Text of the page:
Cardiovascular Imaging Research
A large number of BIRC investigators are focusing on various aspects of cardiovascular disease. Some of the goals of our researchers are to:
- Achieve earlier detection of the presence of coronary disease through novel perfusion imaging;
- Identify high-risk patients through measuring the amount of scar in the heart. Scar is the common end point of many cardiac disease processes, including heart attacks and inflammatory conditions. The presence and extent of scar plays a major role in how effective heart therapies will be, including: coronary artery bypass surgery, implantable defibrillators, and specialized pacemakers.
- Develop improved ways to image and track stem cells to improve heart function.
- Determine how blood flow to the heart is altered in patients with genetic heart diseases, such as Hypertrophic Cardiomyopathy;
- Develop preclinical imaging techniques for studying cardiovascular disease in murine models;
- Study cerebrovascular disease and the understanding of effects of carotid flow patterns on the likelihood of stroke events
Preclinical Imaging Developments
Murine (mouse) models are very important in the development of new imaging techniques that can be used to monitor cardiac function in cardiac disease. For these projects, the team works with colleagues in basic biological science to develop imaging methods that will be suitable for investigating disease progression and regression in models of cardiac disease. Currently, histological stains used in conjunction with micro-CT are being explored as a non-destructive, 3-dimensional way of visualizing cardiac tissues and providing histology-like information. Most of this work is performed within the Robarts Pre-clinical Imaging facility using state-of-the-art micro-CT and micro-ultrasound scanners.
A micro-CT image of a mouse heart with volume-rendered coronary arteries visualized in colour. The staining and imaging protocol that produced this image was developed in Dr. Maria Drangova’s lab.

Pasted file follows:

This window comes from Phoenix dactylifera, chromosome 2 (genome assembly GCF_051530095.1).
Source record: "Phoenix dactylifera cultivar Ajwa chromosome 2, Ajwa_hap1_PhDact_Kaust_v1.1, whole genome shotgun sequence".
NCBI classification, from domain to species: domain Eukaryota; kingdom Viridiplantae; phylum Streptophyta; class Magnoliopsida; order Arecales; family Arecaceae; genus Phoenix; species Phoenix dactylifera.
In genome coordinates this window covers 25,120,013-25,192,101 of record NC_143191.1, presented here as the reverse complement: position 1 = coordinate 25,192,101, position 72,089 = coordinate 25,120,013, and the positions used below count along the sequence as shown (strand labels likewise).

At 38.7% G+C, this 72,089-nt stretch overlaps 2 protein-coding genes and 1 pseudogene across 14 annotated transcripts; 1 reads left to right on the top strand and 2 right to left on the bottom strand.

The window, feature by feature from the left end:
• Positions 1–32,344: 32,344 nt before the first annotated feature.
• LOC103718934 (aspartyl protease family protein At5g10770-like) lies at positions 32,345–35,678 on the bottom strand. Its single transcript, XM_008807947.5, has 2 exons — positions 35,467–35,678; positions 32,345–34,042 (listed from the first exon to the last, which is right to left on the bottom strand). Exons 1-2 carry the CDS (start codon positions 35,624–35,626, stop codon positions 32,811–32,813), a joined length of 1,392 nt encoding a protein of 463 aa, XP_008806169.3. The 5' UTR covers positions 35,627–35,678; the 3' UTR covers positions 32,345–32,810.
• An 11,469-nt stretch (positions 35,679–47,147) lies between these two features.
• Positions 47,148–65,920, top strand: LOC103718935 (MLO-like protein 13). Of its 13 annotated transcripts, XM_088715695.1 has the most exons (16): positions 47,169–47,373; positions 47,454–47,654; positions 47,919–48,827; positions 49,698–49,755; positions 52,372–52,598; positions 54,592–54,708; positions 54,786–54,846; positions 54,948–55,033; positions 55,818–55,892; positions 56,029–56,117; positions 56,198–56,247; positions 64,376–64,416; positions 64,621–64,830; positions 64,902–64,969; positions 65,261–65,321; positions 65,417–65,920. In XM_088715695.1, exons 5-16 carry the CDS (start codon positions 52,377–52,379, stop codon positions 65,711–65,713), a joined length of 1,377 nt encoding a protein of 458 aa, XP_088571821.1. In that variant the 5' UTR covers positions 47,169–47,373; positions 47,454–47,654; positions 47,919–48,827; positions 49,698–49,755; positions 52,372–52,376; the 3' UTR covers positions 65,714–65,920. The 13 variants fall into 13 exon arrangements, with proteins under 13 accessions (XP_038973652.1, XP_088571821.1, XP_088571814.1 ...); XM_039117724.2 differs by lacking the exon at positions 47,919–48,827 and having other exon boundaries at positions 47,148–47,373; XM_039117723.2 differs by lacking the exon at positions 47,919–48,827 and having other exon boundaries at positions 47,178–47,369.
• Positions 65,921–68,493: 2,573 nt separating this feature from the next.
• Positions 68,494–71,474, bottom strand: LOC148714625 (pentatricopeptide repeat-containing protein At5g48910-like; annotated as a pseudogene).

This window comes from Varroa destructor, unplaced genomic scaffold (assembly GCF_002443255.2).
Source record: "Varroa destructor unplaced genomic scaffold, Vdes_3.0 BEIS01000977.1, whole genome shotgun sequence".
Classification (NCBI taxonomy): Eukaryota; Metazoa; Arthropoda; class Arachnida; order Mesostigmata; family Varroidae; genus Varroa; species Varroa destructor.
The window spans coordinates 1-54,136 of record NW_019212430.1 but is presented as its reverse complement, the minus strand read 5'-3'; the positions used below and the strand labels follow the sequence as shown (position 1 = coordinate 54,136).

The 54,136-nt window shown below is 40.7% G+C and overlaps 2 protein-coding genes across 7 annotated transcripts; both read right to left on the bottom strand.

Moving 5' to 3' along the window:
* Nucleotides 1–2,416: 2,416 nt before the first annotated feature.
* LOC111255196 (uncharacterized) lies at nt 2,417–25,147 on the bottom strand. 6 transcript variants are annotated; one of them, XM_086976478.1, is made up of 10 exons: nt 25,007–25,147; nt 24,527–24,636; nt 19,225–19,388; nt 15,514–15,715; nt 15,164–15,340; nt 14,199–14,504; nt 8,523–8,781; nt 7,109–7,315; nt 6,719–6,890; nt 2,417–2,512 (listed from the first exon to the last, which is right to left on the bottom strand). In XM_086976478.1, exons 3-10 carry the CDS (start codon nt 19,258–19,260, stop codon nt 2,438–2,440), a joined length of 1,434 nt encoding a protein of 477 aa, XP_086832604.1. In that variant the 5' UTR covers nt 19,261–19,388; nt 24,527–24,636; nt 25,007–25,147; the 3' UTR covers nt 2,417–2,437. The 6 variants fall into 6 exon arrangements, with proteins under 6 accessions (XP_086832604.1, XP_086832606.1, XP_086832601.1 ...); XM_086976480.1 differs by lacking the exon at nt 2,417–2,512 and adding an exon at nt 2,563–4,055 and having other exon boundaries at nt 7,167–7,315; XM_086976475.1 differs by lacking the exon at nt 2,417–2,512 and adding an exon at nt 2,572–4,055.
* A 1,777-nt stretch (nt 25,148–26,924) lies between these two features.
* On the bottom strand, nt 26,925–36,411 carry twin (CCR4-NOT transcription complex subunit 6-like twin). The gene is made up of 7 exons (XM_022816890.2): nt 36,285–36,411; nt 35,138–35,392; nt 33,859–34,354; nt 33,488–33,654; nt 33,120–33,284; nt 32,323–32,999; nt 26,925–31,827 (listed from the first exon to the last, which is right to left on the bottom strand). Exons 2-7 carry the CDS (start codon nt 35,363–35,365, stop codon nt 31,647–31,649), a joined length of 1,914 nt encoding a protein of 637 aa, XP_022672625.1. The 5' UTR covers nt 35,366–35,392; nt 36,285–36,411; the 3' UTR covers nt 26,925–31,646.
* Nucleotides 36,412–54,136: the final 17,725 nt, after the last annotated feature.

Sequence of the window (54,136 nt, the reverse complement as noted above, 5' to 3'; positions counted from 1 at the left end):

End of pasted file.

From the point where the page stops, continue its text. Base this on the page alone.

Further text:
Additional information related to the guidance of cardiovascular therapy is provided in the Image-guided Intra-Cardiac Surgery section under Image-Guided Surgery and Therapy, Page 53.
Early Detection of Cardiovascular Disease
The linings of blood vessels and heart valves are vulnerable to the deposition of fat and cholesterol. In the arteries this deposition leads to a reduction in caliber and eventual blockage, while in the valves it leads to stiffening and stenosis. The cardiovascular team within BIRC is evaluating the role of high-resolution MRI to detect disease at an early stage when cholesterol reducing drugs may be able to halt or even reverse this process. They are also investigating the role of stress perfusion MRI and CT for the early detection of disease in patients with coronary artery disease.
BIRC imaging scientists are also using MRI methods to image myocardial injury related to coronary artery disease and assess methods to track stem cell delivery to these areas. They have found a way to introduce a gene into stem cells that will augment the cells’ ability to take in surrounding iron. This will allow tracking of the location and functional activity of transplanted stem cells indefinitely using MRI. The team has also developed a method to radioactively label stem cells to allow their tracking following injection using nuclear imaging techniques.
The BIRC imaging team was the first in the world to demonstrate the ability of MRI to highlight regions of muscle injury following myocardial infarction, and recently was the first to demonstrate the ability to perform this imaging in 3D with simultaneous visualization of the coronary arteries.
Identification of High Risk Patients